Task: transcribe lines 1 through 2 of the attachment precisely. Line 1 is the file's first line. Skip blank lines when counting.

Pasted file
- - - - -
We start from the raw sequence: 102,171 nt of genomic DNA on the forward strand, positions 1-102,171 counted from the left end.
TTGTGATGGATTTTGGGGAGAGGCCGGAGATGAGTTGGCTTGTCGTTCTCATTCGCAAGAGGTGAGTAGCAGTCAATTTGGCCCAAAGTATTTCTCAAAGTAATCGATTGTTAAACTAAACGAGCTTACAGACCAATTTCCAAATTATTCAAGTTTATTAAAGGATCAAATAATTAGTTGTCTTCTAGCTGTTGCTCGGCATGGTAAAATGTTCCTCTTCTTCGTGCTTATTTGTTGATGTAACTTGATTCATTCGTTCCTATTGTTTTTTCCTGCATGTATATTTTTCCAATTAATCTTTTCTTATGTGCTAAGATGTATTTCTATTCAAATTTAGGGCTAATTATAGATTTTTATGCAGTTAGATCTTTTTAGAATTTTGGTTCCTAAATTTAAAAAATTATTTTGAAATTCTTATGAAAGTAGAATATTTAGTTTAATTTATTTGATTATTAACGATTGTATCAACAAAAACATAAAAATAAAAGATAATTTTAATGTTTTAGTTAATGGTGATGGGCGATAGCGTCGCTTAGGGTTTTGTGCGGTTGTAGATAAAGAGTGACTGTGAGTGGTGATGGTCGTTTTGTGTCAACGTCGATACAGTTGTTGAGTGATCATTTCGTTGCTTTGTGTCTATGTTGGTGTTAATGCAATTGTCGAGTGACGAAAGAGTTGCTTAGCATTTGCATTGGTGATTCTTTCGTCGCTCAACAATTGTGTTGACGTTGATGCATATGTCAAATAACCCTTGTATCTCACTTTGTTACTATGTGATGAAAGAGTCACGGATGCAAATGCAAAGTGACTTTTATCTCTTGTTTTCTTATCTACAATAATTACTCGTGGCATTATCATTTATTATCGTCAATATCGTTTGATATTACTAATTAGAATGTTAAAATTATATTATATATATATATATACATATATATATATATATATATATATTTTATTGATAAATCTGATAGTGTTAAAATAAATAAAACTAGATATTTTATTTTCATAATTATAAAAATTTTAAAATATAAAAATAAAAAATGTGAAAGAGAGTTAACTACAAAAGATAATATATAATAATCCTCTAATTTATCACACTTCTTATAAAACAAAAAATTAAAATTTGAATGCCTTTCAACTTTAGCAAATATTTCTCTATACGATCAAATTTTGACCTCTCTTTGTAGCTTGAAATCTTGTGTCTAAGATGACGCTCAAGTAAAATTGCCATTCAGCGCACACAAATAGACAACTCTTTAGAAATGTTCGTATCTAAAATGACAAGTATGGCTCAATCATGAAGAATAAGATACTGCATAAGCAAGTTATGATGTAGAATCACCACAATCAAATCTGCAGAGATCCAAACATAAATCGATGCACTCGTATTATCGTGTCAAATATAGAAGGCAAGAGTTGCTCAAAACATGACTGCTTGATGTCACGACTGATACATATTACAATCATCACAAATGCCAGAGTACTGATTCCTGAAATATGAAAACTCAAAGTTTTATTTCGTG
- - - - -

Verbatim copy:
We start from the raw sequence: 102,171 nt of genomic DNA on the forward strand, positions 1-102,171 counted from the left end.
TTGTGATGGATTTTGGGGAGAGGCCGGAGATGAGTTGGCTTGTCGTTCTCATTCGCAAGAGGTGAGTAGCAGTCAATTTGGCCCAAAGTATTTCTCAAAGTAATCGATTGTTAAACTAAACGAGCTTACAGACCAATTTCCAAATTATTCAAGTTTATTAAAGGATCAAATAATTAGTTGTCTTCTAGCTGTTGCTCGGCATGGTAAAATGTTCCTCTTCTTCGTGCTTATTTGTTGATGTAACTTGATTCATTCGTTCCTATTGTTTTTTCCTGCATGTATATTTTTCCAATTAATCTTTTCTTATGTGCTAAGATGTATTTCTATTCAAATTTAGGGCTAATTATAGATTTTTATGCAGTTAGATCTTTTTAGAATTTTGGTTCCTAAATTTAAAAAATTATTTTGAAATTCTTATGAAAGTAGAATATTTAGTTTAATTTATTTGATTATTAACGATTGTATCAACAAAAACATAAAAATAAAAGATAATTTTAATGTTTTAGTTAATGGTGATGGGCGATAGCGTCGCTTAGGGTTTTGTGCGGTTGTAGATAAAGAGTGACTGTGAGTGGTGATGGTCGTTTTGTGTCAACGTCGATACAGTTGTTGAGTGATCATTTCGTTGCTTTGTGTCTATGTTGGTGTTAATGCAATTGTCGAGTGACGAAAGAGTTGCTTAGCATTTGCATTGGTGATTCTTTCGTCGCTCAACAATTGTGTTGACGTTGATGCATATGTCAAATAACCCTTGTATCTCACTTTGTTACTATGTGATGAAAGAGTCACGGATGCAAATGCAAAGTGACTTTTATCTCTTGTTTTCTTATCTACAATAATTACTCGTGGCATTATCATTTATTATCGTCAATATCGTTTGATATTACTAATTAGAATGTTAAAATTATATTATATATATATATATACATATATATATATATATATATATATTTTATTGATAAATCTGATAGTGTTAAAATAAATAAAACTAGATATTTTATTTTCATAATTATAAAAATTTTAAAATATAAAAATAAAAAATGTGAAAGAGAGTTAACTACAAAAGATAATATATAATAATCCTCTAATTTATCACACTTCTTATAAAACAAAAAATTAAAATTTGAATGCCTTTCAACTTTAGCAAATATTTCTCTATACGATCAAATTTTGACCTCTCTTTGTAGCTTGAAATCTTGTGTCTAAGATGACGCTCAAGTAAAATTGCCATTCAGCGCACACAAATAGACAACTCTTTAGAAATGTTCGTATCTAAAATGACAAGTATGGCTCAATCATGAAGAATAAGATACTGCATAAGCAAGTTATGATGTAGAATCACCACAATCAAATCTGCAGAGATCCAAACATAAATCGATGCACTCGTATTATCGTGTCAAATATAGAAGGCAAGAGTTGCTCAAAACATGACTGCTTGATGTCACGACTGATACATATTACAATCATCACAAATGCCAGAGTACTGATTCCTGAAATATGAAAACTCAAAGTTTTATTTCGTG